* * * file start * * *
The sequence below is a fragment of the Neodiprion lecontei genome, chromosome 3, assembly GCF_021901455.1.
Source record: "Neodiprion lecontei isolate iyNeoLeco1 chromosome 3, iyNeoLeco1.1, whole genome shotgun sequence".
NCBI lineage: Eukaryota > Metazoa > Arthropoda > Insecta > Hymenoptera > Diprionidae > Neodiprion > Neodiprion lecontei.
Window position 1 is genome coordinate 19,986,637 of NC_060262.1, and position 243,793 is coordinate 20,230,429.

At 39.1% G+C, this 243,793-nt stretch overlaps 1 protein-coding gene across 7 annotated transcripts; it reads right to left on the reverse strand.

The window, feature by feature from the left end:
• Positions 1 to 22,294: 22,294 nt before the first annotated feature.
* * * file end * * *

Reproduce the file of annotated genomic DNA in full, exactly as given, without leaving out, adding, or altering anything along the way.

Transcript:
The sequence below is a fragment of the Neodiprion lecontei genome, chromosome 3, assembly GCF_021901455.1.
Source record: "Neodiprion lecontei isolate iyNeoLeco1 chromosome 3, iyNeoLeco1.1, whole genome shotgun sequence".
NCBI lineage: Eukaryota > Metazoa > Arthropoda > Insecta > Hymenoptera > Diprionidae > Neodiprion > Neodiprion lecontei.
Window position 1 is genome coordinate 19,986,637 of NC_060262.1, and position 243,793 is coordinate 20,230,429.

At 39.1% G+C, this 243,793-nt stretch overlaps 1 protein-coding gene across 7 annotated transcripts; it reads right to left on the reverse strand.

The window, feature by feature from the left end:
• Positions 1 to 22,294: 22,294 nt before the first annotated feature.